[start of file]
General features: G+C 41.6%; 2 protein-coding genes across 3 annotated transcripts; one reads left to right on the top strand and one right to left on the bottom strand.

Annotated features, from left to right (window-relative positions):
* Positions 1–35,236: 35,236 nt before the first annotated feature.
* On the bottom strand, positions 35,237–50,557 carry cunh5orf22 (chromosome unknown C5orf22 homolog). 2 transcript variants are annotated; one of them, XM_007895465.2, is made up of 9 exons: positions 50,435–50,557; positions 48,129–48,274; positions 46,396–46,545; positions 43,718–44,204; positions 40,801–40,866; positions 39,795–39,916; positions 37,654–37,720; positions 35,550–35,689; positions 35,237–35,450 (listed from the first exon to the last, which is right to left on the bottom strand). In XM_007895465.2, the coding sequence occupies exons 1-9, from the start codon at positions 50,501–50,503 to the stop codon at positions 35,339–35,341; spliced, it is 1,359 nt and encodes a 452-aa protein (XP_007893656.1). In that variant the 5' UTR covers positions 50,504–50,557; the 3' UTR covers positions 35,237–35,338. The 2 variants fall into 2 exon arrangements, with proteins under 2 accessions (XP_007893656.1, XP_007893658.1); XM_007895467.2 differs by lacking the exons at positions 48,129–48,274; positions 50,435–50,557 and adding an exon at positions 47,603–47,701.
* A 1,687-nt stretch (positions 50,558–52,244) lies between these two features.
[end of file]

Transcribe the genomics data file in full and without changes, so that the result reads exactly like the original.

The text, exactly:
General features: G+C 41.6%; 2 protein-coding genes across 3 annotated transcripts; one reads left to right on the top strand and one right to left on the bottom strand.

Annotated features, from left to right (window-relative positions):
* Positions 1–35,236: 35,236 nt before the first annotated feature.
* On the bottom strand, positions 35,237–50,557 carry cunh5orf22 (chromosome unknown C5orf22 homolog). 2 transcript variants are annotated; one of them, XM_007895465.2, is made up of 9 exons: positions 50,435–50,557; positions 48,129–48,274; positions 46,396–46,545; positions 43,718–44,204; positions 40,801–40,866; positions 39,795–39,916; positions 37,654–37,720; positions 35,550–35,689; positions 35,237–35,450 (listed from the first exon to the last, which is right to left on the bottom strand). In XM_007895465.2, the coding sequence occupies exons 1-9, from the start codon at positions 50,501–50,503 to the stop codon at positions 35,339–35,341; spliced, it is 1,359 nt and encodes a 452-aa protein (XP_007893656.1). In that variant the 5' UTR covers positions 50,504–50,557; the 3' UTR covers positions 35,237–35,338. The 2 variants fall into 2 exon arrangements, with proteins under 2 accessions (XP_007893656.1, XP_007893658.1); XM_007895467.2 differs by lacking the exons at positions 48,129–48,274; positions 50,435–50,557 and adding an exon at positions 47,603–47,701.
* A 1,687-nt stretch (positions 50,558–52,244) lies between these two features.